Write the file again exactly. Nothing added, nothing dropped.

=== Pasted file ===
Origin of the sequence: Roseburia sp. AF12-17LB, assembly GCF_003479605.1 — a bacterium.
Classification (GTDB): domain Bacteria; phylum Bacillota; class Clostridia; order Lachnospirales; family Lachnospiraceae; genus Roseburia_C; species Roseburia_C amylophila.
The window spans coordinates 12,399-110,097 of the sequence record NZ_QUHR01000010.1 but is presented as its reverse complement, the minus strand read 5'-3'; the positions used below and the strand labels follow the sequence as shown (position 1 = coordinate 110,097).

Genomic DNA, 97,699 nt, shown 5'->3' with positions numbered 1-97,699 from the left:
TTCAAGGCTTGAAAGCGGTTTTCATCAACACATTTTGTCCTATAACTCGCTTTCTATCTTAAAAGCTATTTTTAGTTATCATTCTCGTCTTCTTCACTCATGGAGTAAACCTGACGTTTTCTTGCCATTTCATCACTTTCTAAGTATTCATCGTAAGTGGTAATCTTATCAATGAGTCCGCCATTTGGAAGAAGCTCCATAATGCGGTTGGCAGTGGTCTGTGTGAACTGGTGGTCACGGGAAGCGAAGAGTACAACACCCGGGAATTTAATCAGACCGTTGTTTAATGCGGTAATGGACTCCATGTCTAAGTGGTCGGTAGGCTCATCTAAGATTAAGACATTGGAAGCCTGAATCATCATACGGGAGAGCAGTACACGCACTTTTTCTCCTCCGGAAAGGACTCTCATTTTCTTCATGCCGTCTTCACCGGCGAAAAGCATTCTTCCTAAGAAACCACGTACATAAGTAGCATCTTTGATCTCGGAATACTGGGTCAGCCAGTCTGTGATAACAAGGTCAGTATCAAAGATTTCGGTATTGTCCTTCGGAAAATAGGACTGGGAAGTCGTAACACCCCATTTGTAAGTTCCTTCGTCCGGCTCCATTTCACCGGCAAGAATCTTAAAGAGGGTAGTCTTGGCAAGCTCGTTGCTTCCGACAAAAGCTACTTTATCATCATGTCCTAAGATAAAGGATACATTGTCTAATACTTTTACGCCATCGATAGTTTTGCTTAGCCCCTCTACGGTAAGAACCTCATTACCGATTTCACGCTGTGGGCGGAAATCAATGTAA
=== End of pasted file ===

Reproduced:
Origin of the sequence: Roseburia sp. AF12-17LB, assembly GCF_003479605.1 — a bacterium.
Classification (GTDB): domain Bacteria; phylum Bacillota; class Clostridia; order Lachnospirales; family Lachnospiraceae; genus Roseburia_C; species Roseburia_C amylophila.
The window spans coordinates 12,399-110,097 of the sequence record NZ_QUHR01000010.1 but is presented as its reverse complement, the minus strand read 5'-3'; the positions used below and the strand labels follow the sequence as shown (position 1 = coordinate 110,097).

Genomic DNA, 97,699 nt, shown 5'->3' with positions numbered 1-97,699 from the left:
TTCAAGGCTTGAAAGCGGTTTTCATCAACACATTTTGTCCTATAACTCGCTTTCTATCTTAAAAGCTATTTTTAGTTATCATTCTCGTCTTCTTCACTCATGGAGTAAACCTGACGTTTTCTTGCCATTTCATCACTTTCTAAGTATTCATCGTAAGTGGTAATCTTATCAATGAGTCCGCCATTTGGAAGAAGCTCCATAATGCGGTTGGCAGTGGTCTGTGTGAACTGGTGGTCACGGGAAGCGAAGAGTACAACACCCGGGAATTTAATCAGACCGTTGTTTAATGCGGTAATGGACTCCATGTCTAAGTGGTCGGTAGGCTCATCTAAGATTAAGACATTGGAAGCCTGAATCATCATACGGGAGAGCAGTACACGCACTTTTTCTCCTCCGGAAAGGACTCTCATTTTCTTCATGCCGTCTTCACCGGCGAAAAGCATTCTTCCTAAGAAACCACGTACATAAGTAGCATCTTTGATCTCGGAATACTGGGTCAGCCAGTCTGTGATAACAAGGTCAGTATCAAAGATTTCGGTATTGTCCTTCGGAAAATAGGACTGGGAAGTCGTAACACCCCATTTGTAAGTTCCTTCGTCCGGCTCCATTTCACCGGCAAGAATCTTAAAGAGGGTAGTCTTGGCAAGCTCGTTGCTTCCGACAAAAGCTACTTTATCATCATGTCCTAAGATAAAGGATACATTGTCTAATACTTTTACGCCATCGATAGTTTTGCTTAGCCCCTCTACGGTAAGAACCTCATTACCGATTTCACGCTGTGGGCGGAAATCAATGTAA